Office Closing

Have you ever, in the evening, reflected back on the past day and wondered in awe at how naive you were when you woke up that morning? Like when a day that started full of promise takes a hard right turn? Car accident. Kid sent home sick from school. Family medical emergency. You try and think about what it was like to not hold on to the information you currently have. Would you have done anything differently? Was there anything that could have helped you see this coming?

That’s been this year. That’s been this year for a lot of people.

I still remember the morning of March 25. I left the house at 6:30 a.m. so that I could meet my boss – she was proctoring my final exam for one of my certification courses. It was still dark out, and the steady stream of voices on NPR politely took turns piping through my car stereo. I was just crossing the train tracks near the Madison airport when the newscaster announced that Heinz had bought Kraft Foods in a merger facilitated by investors 3G and Warren Buffet. The experience was very dreamlike. So surreal.

Minutes later, I was the only person in the halls of the still-mostly-dark office building. Coming off the elevator, I found my boss texting on her phone in the conference room we’d pre-arranged. “Did you hear?…” I started. She shook her head in measured disbelief, “Jim [her husband]’s freaking out.” She’d just bought a house in Madison after spending 2 years commuting from 2 hours up north.

I settled in and took the exam. After I was finished, people had started populating the building and chatter ensued.

For three months following that day, anxious questions were lobbed at executives with not a lot of answers able to be given outside of the slim number of facts released at the announcement. Employees pored through the internet, unearthing somber tales of what went down when 3G took over Heinz. Our leadership tried to assure us that things would be different this time. Heinz was a struggling small company. Kraft is huge by comparison. “They’re looking to learn from us,” we heard.

The merger finalized in the days following the fourth of July holiday. Like a rollercoaster that had slowly been climbing a peak and just reached the crest, the weeks following were a blur.

Company-wide memos were released days later outlining policies on hiring and allowable expenses. Then the executive team was put in place in the span of just a couple of weeks. During this time, daily emails were released announcing newly-appointed executives and also announcing executives who would be leaving the organization. In project meetings, we joked about how similar our environment was to the Hunger Games. Canon booms. Playing the capital’s anthem. Faces of the departed flashing overhead.

Our executive structure was set 2 weeks following the finalization of the merger. Then managers and directors began to have meetings with HR. This was around mid-July. The month that followed was bar none the worst working environment I’ve worked in. Our management was told that they would be let go, but they were not allowed to tell the rest of the organization. Business as usual. For 3-4 weeks, basically the entire middle management of our company had to aid the transition of the new organization without divulging their fate to the rest of the employees.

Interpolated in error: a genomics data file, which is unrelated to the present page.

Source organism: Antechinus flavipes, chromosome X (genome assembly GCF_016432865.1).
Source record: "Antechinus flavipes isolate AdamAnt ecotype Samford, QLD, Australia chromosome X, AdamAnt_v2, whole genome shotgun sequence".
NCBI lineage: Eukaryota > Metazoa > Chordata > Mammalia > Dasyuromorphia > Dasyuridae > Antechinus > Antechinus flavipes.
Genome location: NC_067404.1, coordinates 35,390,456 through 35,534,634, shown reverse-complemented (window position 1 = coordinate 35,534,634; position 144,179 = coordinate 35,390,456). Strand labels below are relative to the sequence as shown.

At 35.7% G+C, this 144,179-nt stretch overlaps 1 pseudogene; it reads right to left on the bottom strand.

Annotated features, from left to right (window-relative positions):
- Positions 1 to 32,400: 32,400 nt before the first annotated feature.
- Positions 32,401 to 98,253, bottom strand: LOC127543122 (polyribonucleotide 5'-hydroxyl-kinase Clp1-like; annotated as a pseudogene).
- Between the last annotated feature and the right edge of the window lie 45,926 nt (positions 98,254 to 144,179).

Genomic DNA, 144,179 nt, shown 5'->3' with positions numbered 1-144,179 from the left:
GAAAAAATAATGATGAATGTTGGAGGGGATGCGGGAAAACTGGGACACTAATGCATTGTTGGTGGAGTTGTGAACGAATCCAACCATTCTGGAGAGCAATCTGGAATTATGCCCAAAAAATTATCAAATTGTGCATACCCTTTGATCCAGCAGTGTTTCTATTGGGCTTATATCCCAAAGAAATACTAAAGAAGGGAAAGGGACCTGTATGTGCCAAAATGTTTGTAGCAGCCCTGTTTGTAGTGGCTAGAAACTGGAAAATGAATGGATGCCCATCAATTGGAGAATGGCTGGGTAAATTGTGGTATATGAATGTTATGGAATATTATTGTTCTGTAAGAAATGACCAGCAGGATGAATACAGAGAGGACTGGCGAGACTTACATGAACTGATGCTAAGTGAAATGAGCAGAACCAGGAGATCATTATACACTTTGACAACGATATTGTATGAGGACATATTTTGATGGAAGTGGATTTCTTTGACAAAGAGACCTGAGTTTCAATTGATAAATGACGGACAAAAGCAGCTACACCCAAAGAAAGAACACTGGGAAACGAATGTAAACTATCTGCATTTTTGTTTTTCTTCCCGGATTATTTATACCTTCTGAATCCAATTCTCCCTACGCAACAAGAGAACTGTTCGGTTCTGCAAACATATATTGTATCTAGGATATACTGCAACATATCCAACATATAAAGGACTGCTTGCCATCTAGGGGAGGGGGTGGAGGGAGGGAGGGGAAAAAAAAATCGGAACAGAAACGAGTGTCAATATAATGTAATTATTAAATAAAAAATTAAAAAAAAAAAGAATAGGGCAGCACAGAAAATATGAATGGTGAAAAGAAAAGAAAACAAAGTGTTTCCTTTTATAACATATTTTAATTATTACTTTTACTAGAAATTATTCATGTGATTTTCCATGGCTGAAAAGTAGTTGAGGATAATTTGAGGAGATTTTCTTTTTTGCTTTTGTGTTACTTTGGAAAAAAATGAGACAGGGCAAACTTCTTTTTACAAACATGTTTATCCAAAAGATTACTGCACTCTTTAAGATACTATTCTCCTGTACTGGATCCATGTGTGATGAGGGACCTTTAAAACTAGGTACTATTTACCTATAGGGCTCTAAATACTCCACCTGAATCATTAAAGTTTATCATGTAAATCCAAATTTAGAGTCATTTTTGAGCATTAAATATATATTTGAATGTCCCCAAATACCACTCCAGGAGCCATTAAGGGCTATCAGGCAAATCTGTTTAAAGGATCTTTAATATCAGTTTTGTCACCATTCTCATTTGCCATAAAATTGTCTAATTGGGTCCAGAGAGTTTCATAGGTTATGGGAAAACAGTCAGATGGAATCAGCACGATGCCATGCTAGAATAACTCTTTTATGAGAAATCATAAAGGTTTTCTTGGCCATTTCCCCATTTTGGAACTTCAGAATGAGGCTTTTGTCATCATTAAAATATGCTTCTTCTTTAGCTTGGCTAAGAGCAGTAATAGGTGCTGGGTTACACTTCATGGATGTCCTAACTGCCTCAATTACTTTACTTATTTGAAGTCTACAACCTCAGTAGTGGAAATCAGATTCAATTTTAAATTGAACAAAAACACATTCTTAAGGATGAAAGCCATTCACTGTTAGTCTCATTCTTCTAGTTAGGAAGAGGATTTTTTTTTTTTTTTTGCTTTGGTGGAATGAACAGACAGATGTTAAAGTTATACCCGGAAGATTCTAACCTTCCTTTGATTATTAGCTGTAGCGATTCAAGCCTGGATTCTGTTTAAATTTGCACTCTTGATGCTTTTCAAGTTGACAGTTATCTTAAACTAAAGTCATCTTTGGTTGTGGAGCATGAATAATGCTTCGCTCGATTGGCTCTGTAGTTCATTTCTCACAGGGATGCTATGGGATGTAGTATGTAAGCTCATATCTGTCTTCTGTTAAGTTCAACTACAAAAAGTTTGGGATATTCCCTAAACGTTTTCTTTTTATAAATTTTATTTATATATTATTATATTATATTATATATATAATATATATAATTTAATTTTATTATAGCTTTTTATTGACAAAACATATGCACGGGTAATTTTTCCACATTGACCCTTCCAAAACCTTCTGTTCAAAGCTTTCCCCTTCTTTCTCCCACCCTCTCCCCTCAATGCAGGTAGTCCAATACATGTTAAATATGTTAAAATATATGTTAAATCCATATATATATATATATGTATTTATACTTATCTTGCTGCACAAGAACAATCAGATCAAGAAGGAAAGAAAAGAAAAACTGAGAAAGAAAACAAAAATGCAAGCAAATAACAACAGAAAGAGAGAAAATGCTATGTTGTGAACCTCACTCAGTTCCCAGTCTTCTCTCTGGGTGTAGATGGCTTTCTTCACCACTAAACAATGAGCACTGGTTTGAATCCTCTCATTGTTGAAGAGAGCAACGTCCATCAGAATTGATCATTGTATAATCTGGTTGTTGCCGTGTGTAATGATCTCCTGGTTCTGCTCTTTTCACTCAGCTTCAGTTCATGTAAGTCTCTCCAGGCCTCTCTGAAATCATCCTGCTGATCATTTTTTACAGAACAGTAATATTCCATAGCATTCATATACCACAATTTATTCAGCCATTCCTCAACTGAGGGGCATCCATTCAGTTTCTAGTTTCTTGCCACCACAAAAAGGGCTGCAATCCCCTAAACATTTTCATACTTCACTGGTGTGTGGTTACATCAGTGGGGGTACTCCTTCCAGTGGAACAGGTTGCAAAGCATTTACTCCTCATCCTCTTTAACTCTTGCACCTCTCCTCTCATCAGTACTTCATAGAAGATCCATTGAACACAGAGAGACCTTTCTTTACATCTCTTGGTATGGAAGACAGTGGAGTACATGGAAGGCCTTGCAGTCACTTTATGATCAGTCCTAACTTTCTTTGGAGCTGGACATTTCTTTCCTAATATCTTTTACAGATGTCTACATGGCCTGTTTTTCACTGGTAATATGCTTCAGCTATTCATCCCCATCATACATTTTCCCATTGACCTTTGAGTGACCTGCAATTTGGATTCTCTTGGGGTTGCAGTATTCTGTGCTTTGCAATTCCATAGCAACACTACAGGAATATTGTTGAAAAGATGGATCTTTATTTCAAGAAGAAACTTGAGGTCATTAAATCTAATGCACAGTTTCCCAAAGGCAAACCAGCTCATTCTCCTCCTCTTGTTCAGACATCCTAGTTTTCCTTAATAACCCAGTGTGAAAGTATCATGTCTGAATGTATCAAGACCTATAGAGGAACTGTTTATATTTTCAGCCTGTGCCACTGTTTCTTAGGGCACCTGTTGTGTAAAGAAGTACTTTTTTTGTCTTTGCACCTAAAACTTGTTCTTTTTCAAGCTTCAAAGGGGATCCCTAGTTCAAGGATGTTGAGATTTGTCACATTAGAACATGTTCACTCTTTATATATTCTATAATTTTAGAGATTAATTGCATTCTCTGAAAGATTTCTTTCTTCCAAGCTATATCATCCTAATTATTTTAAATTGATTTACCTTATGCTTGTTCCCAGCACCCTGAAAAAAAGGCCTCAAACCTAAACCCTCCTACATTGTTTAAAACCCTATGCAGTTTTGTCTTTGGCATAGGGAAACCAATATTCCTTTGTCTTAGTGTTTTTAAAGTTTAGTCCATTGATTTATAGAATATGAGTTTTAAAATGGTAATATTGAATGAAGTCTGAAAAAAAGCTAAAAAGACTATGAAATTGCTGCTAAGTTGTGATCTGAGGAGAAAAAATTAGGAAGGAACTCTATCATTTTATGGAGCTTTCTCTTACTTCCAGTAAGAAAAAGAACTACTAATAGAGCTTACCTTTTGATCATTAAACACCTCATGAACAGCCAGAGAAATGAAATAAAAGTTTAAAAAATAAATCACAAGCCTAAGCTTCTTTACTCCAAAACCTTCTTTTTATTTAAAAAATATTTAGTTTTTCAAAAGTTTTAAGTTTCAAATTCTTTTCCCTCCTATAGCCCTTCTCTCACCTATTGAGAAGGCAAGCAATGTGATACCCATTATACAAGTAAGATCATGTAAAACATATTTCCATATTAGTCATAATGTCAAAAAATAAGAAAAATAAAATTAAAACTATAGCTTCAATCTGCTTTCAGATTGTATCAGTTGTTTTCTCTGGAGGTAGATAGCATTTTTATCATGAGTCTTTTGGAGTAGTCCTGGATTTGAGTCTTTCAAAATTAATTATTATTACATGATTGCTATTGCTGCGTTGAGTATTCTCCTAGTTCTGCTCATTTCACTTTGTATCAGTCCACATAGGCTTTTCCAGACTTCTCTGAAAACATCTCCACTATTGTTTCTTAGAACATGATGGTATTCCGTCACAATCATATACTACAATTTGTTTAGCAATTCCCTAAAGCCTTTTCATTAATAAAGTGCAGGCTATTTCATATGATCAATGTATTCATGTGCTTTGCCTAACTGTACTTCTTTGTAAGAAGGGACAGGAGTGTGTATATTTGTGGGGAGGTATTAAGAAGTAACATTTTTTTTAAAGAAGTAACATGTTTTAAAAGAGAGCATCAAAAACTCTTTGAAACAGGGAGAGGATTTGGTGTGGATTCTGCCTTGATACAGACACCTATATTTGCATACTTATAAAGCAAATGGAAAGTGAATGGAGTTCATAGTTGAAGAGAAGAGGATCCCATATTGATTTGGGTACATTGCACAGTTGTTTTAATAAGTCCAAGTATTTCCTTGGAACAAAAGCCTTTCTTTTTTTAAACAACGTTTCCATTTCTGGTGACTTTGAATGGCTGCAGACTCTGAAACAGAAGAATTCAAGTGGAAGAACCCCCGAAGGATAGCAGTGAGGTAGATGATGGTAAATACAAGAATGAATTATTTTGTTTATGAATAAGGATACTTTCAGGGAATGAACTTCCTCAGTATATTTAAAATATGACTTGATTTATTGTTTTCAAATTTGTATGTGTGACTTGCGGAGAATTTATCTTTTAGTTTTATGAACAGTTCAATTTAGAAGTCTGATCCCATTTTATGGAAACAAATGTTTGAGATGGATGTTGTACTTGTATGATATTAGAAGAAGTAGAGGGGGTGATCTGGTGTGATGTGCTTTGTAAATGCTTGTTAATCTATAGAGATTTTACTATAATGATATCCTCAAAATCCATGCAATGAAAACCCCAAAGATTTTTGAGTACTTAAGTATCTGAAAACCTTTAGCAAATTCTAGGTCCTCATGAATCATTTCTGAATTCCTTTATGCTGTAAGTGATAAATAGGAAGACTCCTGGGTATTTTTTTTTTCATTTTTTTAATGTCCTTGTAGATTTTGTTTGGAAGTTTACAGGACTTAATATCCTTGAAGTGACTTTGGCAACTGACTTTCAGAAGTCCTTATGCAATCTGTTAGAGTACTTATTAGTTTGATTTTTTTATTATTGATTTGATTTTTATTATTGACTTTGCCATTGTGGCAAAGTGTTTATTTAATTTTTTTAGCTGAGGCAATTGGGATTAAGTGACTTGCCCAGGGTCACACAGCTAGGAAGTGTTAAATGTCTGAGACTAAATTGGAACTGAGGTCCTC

Managers keeping face. Employees living in the dark. We knew something was coming, but no one could tell us details: what, when or how. We did this for a month.

Then August 12, we received the layoff notifications. I lost my job August 13. My situation is unique. I was kept on until November 20th to help my division transition to the new model. Their new way of doing things without my function on-site.

August 14, a rally was held with everyone remaining. Folks were told what the new structure is. Their new bosses. Some here in Madison reported locally while some report through a boss in Chicago.

From then on, I’ve been in a weird spot – bearing witness to a company dusting themselves off with the employees remaining following a huge layoff when I, myself was one of the people to have been let go. I’m like a ghost haunting a house. Not really a part of it, but still here somehow.

Now, yesterday, the rest of the people in the house that I haunt were put in a similar situation to me. Move… or leave. The house is closing its doors. So many people out of jobs. The corporate folks are lucky, they get a choice to keep their jobs if they are willing to move to Chicago. 700 plant employees won’t have a job come 2017.

It’s awful for everyone involved. We all saw it coming but were somehow in denial that it would actually happen. Pray for these people. Pray for their families. This has just been such a surreal year.

Comments

  1. it’s sober and so surreal to see your tag…layoff. I think of you so often and wish I could somehow help. Is that an open position? Is it near Madison? Could she contract? Can I give recommendations? If I were in her spot, what might I do? But, that’s the problem. It’s like having a child for the first time, or living through a death close to you. Only you can know the experience once you’ve gone through it… and fortunately (and unfortunately) i haven’t… yet. I admire your strength, your fortitude, you ability to keep brushing of all the ‘crude.’ And to still think of others through it all. Your time will come, I’m sure of it!

    • This is beautifully written! Thank you friend! I will bounce and be better for having had the experience. I will never forget 2015, that’s for sure!

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